I was at Julie's Place last night with T., who had, as usual, a waffle and chocolate milk while I had, equally as usual, vegetable soup, decaf tea and toast. The table across the aisle had two women and one man carrying on an earnest conversation about Life. One of the nuggets of wisdom offered up by one of the women: I start out thinking, I'm going to change, but then I do things I know I shouldn't be doing. [Hmmm. Wonder what juicy confession will follow? Drinks too much, maybe? Hopefully this isn't a small NA group; that could get a little weird. I mean, I'm _pretty_ sure T. has limited understanding of this kind of stuff, but you never know.] Like, I go into a casino. [Ruh roh.] And that's okay, if you have a little extra money [but dangerous]. I just have to remember that's not a way to get ahead.
This _is_ wisdom. This is _not_ dangerous, no matter how tender the ears. But yowza. Yeah, that's an important thing to know; I guess it always worries me when that's on the list of salient things to keep track of.
I remember reading, again, recently, that when The Grapes of Wrath (the film) was seen in Eastern bloc nations, viewers were puzzled. How can they be poor, they wondered. They have cars!
With that firmly in mind, I offer a link to the NYT's article "The New Poor", which is about the added fraction of people who will be chronically under- and un-employed going forward (this isn't new; it happens every time there's a recession; however the effect is probably a lot bigger and more national this time, instead of being isolated geographically to a region where all the jobs got up and ran away to pick on people who live further south).http://www.nytimes.com/2010/02/21/business/economy/21unemployed.html
At 4 pages online, the article is worth the time, but it weirded me out. Ms. Eisen (who is, I feel sure, a generally responsible and decent woman), has been unemployed for a couple years now, relying upon food from a church.
[quote begins here]When her name is called, she steps into a windowless alcove, where a smiling woman hands her three bags of groceries: carrots, potatoes, bread, cheese and a hunk of frozen meat.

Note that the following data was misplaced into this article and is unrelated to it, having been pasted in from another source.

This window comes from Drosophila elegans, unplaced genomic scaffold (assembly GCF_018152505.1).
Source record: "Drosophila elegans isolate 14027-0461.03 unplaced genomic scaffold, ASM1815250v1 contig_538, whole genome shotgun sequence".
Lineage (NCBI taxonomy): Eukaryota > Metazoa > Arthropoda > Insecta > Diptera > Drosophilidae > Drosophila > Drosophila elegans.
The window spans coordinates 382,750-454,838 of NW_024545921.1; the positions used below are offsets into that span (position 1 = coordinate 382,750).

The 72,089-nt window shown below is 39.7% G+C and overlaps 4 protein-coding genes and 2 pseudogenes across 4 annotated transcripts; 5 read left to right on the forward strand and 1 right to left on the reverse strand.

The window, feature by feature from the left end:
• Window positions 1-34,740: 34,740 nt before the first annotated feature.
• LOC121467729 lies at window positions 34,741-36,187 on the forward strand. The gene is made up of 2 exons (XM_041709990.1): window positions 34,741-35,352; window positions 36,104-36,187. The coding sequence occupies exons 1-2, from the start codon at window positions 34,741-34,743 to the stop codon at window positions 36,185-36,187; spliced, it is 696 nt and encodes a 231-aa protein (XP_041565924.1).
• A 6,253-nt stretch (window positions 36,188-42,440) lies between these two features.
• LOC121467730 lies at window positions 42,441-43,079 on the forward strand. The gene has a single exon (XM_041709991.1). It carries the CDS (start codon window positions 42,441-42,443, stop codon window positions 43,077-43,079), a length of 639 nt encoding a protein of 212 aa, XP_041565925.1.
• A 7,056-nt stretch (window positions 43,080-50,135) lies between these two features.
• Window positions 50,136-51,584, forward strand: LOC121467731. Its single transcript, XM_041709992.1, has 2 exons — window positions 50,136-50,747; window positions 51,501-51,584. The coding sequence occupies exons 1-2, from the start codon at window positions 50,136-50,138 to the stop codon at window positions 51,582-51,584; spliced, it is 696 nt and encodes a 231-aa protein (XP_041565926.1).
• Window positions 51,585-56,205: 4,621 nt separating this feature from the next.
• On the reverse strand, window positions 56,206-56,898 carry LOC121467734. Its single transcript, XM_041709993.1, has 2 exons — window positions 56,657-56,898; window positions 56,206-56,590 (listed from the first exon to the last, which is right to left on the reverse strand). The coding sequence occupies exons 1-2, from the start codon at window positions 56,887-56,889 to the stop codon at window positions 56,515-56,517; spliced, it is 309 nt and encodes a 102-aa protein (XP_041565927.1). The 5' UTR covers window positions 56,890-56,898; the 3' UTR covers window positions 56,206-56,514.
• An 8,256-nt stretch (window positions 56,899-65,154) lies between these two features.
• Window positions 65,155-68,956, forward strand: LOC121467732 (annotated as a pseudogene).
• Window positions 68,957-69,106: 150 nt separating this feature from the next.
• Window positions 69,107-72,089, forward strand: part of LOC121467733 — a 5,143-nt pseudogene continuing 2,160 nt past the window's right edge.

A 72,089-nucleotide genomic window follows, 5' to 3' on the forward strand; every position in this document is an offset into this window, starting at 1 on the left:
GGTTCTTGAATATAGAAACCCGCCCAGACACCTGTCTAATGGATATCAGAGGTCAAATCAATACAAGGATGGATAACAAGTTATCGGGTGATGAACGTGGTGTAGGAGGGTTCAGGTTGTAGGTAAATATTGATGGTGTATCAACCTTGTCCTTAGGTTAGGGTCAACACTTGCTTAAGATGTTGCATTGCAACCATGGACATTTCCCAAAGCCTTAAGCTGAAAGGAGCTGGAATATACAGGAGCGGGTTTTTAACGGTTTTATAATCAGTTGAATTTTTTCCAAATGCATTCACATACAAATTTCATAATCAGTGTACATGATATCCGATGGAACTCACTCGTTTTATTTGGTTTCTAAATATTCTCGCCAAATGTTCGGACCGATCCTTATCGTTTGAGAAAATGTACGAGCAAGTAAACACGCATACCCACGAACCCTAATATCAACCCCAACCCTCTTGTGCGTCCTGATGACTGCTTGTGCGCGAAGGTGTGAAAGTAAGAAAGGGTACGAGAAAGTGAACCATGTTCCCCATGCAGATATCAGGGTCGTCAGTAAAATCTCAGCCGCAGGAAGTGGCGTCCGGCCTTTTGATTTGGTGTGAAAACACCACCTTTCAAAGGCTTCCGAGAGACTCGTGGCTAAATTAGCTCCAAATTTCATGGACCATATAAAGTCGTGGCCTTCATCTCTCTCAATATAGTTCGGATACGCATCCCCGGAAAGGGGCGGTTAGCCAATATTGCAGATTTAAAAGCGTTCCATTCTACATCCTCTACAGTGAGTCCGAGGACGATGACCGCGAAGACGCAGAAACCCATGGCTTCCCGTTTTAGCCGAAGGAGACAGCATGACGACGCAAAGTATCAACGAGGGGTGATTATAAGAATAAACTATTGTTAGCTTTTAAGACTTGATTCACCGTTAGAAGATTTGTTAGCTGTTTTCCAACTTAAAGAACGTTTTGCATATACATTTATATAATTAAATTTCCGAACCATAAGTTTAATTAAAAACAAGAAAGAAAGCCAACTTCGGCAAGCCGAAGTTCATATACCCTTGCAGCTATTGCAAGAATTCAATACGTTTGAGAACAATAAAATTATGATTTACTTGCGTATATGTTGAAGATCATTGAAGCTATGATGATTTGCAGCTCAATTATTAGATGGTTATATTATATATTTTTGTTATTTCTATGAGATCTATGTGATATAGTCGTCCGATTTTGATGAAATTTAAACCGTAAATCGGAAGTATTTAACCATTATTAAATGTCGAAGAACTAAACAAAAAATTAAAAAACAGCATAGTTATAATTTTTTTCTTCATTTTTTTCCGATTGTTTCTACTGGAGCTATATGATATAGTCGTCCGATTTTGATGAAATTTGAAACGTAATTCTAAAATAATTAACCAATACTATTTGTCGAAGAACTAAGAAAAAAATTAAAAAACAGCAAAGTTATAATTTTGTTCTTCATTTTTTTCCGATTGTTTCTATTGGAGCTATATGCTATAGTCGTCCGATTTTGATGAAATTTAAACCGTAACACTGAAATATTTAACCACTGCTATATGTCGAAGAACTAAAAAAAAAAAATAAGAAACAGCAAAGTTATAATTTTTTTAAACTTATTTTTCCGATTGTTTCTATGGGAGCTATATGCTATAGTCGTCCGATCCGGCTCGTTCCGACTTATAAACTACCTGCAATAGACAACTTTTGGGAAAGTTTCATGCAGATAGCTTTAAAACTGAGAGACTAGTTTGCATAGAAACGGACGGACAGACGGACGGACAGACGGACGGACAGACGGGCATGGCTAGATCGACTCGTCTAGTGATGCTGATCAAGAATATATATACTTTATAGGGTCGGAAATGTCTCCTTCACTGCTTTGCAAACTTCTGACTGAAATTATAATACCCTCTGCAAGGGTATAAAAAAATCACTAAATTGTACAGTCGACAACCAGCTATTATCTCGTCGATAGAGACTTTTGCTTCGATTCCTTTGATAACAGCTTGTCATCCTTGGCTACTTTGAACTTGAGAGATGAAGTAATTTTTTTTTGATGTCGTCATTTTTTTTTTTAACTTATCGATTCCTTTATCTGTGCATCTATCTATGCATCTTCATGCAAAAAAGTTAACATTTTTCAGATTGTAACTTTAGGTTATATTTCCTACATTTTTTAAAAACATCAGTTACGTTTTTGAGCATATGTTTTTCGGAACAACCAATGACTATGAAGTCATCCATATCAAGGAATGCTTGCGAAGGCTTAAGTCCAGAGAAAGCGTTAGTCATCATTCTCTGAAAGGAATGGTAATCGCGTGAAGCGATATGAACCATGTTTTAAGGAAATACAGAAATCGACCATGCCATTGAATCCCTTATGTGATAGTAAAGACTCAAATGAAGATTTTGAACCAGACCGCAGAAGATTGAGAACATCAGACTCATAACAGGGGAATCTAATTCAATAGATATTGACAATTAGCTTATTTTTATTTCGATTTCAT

“Haven’t we got a lot to be thankful for?” Ms. Eisen asks.
For one thing, no pinto beans.
“I’ve got 10 bags of pinto beans,” she says. “And I have no clue how to cook a pinto bean.”[quote ends here]
Her husband and her adult daughter are on disability. She has been unemployed for two years. True, her car broke down recently, but presumably before that she had the ability to get to a library. She says she's going to e-mail a couple job prospects, so she has some access to computers. And in all that time, with 10 bags of pinto beans, she couldn't be troubled to learn how to cook them? For that matter, her _husband_ couldn't be troubled to learn how to cook them?
My mother's excuse was growing up on welfare and the family being so poor they couldn't afford meat but only beans. And even then, they were better off than the family that sent their son to school with only lard between slices of bread for a sandwich (yeah, I really did write that). I think I've mentioned before (in positive tones) how my father's mother had a half acre garden because money was so tight that was the only way they could afford to eat. Once my parents had money, there was no way in hell they were going to eat beans (altho to be fair, I distinctly remember baked beans with hot dogs at least a few times). I came by my money issues directly from my parents; like my father (born in 1934, natch), I deal with the possibility of being poor by overcompensation.
I do think that we owe every member of our society some assistance when times are bad. I really do. I'm a big ole tax and spend liberal. But I also think that maybe it's okay to eat beans once in a while. For one thing, they're very heart healthy, thus improving the odds of avoiding high blood pressure and heart disease. Also, the fiber might help with colon health. And they're cheap. Also, reduces carbon impact.
Sorry. Just having a moment here.